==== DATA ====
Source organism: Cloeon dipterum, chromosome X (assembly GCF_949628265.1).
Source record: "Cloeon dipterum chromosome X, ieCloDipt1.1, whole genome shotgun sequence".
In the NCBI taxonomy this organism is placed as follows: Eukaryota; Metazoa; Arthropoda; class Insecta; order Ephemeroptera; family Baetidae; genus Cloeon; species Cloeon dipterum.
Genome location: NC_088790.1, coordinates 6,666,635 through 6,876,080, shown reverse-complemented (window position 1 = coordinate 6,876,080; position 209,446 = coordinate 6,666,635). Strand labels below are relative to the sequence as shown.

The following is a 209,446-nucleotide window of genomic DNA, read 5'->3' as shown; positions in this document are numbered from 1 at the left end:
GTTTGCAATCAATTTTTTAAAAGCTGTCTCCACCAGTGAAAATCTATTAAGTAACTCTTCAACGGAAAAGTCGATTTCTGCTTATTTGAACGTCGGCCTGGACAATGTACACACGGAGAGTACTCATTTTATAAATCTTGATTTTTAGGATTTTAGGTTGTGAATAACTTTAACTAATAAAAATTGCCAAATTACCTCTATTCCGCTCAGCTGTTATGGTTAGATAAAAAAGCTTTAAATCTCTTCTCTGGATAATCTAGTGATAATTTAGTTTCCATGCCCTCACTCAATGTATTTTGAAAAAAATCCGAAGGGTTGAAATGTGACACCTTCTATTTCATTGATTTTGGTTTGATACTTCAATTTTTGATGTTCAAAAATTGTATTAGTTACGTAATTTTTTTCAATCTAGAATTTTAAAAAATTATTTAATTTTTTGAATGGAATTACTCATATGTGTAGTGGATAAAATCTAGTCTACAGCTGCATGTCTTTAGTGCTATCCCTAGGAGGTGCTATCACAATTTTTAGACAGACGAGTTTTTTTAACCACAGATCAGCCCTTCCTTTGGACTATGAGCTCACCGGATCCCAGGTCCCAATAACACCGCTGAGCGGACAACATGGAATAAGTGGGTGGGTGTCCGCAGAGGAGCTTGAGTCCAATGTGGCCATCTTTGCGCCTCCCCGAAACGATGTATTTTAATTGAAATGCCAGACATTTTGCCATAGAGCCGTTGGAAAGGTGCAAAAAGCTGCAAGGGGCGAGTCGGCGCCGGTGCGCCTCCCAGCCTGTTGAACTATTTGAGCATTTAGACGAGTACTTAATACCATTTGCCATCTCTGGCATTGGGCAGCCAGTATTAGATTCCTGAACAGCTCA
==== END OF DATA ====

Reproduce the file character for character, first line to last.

Source organism: Cloeon dipterum, chromosome X (assembly GCF_949628265.1).
Source record: "Cloeon dipterum chromosome X, ieCloDipt1.1, whole genome shotgun sequence".
In the NCBI taxonomy this organism is placed as follows: Eukaryota; Metazoa; Arthropoda; class Insecta; order Ephemeroptera; family Baetidae; genus Cloeon; species Cloeon dipterum.
Genome location: NC_088790.1, coordinates 6,666,635 through 6,876,080, shown reverse-complemented (window position 1 = coordinate 6,876,080; position 209,446 = coordinate 6,666,635). Strand labels below are relative to the sequence as shown.

The following is a 209,446-nucleotide window of genomic DNA, read 5'->3' as shown; positions in this document are numbered from 1 at the left end:
GTTTGCAATCAATTTTTTAAAAGCTGTCTCCACCAGTGAAAATCTATTAAGTAACTCTTCAACGGAAAAGTCGATTTCTGCTTATTTGAACGTCGGCCTGGACAATGTACACACGGAGAGTACTCATTTTATAAATCTTGATTTTTAGGATTTTAGGTTGTGAATAACTTTAACTAATAAAAATTGCCAAATTACCTCTATTCCGCTCAGCTGTTATGGTTAGATAAAAAAGCTTTAAATCTCTTCTCTGGATAATCTAGTGATAATTTAGTTTCCATGCCCTCACTCAATGTATTTTGAAAAAAATCCGAAGGGTTGAAATGTGACACCTTCTATTTCATTGATTTTGGTTTGATACTTCAATTTTTGATGTTCAAAAATTGTATTAGTTACGTAATTTTTTTCAATCTAGAATTTTAAAAAATTATTTAATTTTTTGAATGGAATTACTCATATGTGTAGTGGATAAAATCTAGTCTACAGCTGCATGTCTTTAGTGCTATCCCTAGGAGGTGCTATCACAATTTTTAGACAGACGAGTTTTTTTAACCACAGATCAGCCCTTCCTTTGGACTATGAGCTCACCGGATCCCAGGTCCCAATAACACCGCTGAGCGGACAACATGGAATAAGTGGGTGGGTGTCCGCAGAGGAGCTTGAGTCCAATGTGGCCATCTTTGCGCCTCCCCGAAACGATGTATTTTAATTGAAATGCCAGACATTTTGCCATAGAGCCGTTGGAAAGGTGCAAAAAGCTGCAAGGGGCGAGTCGGCGCCGGTGCGCCTCCCAGCCTGTTGAACTATTTGAGCATTTAGACGAGTACTTAATACCATTTGCCATCTCTGGCATTGGGCAGCCAGTATTAGATTCCTGAACAGCTCA